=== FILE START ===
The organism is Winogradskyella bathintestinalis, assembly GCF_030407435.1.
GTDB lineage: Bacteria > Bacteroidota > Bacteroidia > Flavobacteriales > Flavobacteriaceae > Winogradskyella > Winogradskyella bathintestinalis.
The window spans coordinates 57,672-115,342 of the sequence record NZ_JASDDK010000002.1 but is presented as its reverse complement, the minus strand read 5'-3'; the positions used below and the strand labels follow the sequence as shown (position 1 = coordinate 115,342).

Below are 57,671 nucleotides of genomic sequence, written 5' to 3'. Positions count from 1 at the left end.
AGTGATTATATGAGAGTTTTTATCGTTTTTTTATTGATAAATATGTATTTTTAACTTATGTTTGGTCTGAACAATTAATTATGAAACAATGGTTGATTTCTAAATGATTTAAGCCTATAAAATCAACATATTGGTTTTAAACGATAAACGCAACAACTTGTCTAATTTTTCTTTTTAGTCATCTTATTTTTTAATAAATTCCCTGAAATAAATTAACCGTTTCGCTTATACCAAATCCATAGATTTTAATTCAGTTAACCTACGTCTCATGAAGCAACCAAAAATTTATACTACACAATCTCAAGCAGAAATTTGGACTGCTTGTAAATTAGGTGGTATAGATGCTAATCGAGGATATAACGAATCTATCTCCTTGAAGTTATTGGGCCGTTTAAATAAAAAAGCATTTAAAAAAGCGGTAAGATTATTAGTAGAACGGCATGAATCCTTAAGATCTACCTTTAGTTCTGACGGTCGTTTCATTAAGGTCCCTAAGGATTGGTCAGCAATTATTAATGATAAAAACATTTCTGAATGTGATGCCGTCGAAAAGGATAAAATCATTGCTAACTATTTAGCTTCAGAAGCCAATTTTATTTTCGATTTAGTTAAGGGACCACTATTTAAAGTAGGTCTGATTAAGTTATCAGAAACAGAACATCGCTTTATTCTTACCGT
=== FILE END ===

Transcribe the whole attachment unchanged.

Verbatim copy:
The organism is Winogradskyella bathintestinalis, assembly GCF_030407435.1.
GTDB lineage: Bacteria > Bacteroidota > Bacteroidia > Flavobacteriales > Flavobacteriaceae > Winogradskyella > Winogradskyella bathintestinalis.
The window spans coordinates 57,672-115,342 of the sequence record NZ_JASDDK010000002.1 but is presented as its reverse complement, the minus strand read 5'-3'; the positions used below and the strand labels follow the sequence as shown (position 1 = coordinate 115,342).

Below are 57,671 nucleotides of genomic sequence, written 5' to 3'. Positions count from 1 at the left end.
AGTGATTATATGAGAGTTTTTATCGTTTTTTTATTGATAAATATGTATTTTTAACTTATGTTTGGTCTGAACAATTAATTATGAAACAATGGTTGATTTCTAAATGATTTAAGCCTATAAAATCAACATATTGGTTTTAAACGATAAACGCAACAACTTGTCTAATTTTTCTTTTTAGTCATCTTATTTTTTAATAAATTCCCTGAAATAAATTAACCGTTTCGCTTATACCAAATCCATAGATTTTAATTCAGTTAACCTACGTCTCATGAAGCAACCAAAAATTTATACTACACAATCTCAAGCAGAAATTTGGACTGCTTGTAAATTAGGTGGTATAGATGCTAATCGAGGATATAACGAATCTATCTCCTTGAAGTTATTGGGCCGTTTAAATAAAAAAGCATTTAAAAAAGCGGTAAGATTATTAGTAGAACGGCATGAATCCTTAAGATCTACCTTTAGTTCTGACGGTCGTTTCATTAAGGTCCCTAAGGATTGGTCAGCAATTATTAATGATAAAAACATTTCTGAATGTGATGCCGTCGAAAAGGATAAAATCATTGCTAACTATTTAGCTTCAGAAGCCAATTTTATTTTCGATTTAGTTAAGGGACCACTATTTAAAGTAGGTCTGATTAAGTTATCAGAAACAGAACATCGCTTTATTCTTACCGT